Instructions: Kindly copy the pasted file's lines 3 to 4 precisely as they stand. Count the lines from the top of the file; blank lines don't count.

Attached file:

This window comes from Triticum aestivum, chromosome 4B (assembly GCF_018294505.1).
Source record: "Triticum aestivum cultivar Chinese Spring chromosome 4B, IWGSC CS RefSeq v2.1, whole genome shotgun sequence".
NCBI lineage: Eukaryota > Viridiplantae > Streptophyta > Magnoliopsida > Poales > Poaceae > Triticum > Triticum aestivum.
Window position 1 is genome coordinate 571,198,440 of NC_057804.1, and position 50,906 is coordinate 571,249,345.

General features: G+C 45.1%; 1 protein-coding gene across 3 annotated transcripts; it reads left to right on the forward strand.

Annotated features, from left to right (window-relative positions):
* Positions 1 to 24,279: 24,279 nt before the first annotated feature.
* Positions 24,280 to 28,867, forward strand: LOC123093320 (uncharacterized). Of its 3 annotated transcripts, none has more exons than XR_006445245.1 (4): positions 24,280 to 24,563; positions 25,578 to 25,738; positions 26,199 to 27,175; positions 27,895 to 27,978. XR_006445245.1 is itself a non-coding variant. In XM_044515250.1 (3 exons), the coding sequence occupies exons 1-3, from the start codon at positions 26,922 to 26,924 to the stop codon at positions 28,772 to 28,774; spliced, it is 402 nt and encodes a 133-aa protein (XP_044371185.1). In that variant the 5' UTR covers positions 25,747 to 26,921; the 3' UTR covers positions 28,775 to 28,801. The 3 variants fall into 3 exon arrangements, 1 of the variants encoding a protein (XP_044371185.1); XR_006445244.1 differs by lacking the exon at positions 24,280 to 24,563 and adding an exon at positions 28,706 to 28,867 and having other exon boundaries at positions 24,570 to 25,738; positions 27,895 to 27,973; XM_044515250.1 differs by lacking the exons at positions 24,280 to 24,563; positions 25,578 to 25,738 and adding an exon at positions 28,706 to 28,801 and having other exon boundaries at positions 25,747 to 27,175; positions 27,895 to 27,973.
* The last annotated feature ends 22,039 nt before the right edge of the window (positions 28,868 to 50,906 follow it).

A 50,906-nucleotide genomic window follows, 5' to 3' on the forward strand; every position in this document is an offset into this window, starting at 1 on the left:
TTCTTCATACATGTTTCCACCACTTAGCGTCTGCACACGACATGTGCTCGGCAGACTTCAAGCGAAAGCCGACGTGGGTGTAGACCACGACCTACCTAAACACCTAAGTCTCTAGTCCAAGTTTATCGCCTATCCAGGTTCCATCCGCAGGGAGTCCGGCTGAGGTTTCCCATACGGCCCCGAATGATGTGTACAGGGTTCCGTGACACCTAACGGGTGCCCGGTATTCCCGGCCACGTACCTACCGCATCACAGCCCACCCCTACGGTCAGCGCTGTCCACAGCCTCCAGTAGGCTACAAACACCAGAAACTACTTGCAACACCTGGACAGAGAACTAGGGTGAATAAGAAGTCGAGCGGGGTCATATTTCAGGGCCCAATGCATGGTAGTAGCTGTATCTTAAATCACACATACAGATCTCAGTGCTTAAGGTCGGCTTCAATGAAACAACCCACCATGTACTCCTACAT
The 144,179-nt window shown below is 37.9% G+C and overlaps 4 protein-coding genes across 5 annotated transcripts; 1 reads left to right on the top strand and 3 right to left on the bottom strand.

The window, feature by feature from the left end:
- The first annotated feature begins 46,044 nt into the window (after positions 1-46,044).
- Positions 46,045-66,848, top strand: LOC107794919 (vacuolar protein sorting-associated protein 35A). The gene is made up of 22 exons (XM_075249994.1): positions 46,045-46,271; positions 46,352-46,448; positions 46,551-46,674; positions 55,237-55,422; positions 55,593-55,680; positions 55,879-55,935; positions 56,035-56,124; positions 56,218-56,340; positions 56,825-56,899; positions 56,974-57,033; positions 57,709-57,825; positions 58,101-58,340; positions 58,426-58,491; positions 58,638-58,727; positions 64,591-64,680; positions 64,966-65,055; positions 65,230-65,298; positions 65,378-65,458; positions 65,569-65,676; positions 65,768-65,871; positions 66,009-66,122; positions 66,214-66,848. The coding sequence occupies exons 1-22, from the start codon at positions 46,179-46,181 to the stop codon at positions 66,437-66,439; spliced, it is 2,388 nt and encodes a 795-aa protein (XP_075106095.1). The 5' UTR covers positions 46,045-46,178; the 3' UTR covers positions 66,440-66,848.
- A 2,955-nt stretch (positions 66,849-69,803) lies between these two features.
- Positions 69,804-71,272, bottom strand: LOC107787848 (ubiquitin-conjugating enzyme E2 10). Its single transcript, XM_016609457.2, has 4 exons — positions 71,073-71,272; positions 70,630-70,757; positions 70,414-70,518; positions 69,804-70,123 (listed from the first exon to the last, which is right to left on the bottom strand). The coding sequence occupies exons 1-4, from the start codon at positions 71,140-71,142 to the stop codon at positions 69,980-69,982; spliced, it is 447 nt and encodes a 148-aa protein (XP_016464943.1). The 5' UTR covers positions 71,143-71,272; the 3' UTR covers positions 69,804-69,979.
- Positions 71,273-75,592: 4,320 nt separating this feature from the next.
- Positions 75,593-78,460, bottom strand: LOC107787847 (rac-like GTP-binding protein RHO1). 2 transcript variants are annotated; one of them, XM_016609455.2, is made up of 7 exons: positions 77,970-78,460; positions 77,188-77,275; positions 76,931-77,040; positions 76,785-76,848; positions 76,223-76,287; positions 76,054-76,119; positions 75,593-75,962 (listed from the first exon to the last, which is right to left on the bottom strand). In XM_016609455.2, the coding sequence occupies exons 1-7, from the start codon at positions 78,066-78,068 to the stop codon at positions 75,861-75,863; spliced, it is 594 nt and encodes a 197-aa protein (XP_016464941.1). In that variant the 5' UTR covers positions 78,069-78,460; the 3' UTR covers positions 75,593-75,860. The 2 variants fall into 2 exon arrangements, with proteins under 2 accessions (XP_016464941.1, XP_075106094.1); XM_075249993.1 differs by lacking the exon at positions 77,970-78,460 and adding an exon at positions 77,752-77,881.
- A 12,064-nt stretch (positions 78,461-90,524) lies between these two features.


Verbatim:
NCBI lineage: Eukaryota > Viridiplantae > Streptophyta > Magnoliopsida > Poales > Poaceae > Triticum > Triticum aestivum.
Window position 1 is genome coordinate 571,198,440 of NC_057804.1, and position 50,906 is coordinate 571,249,345.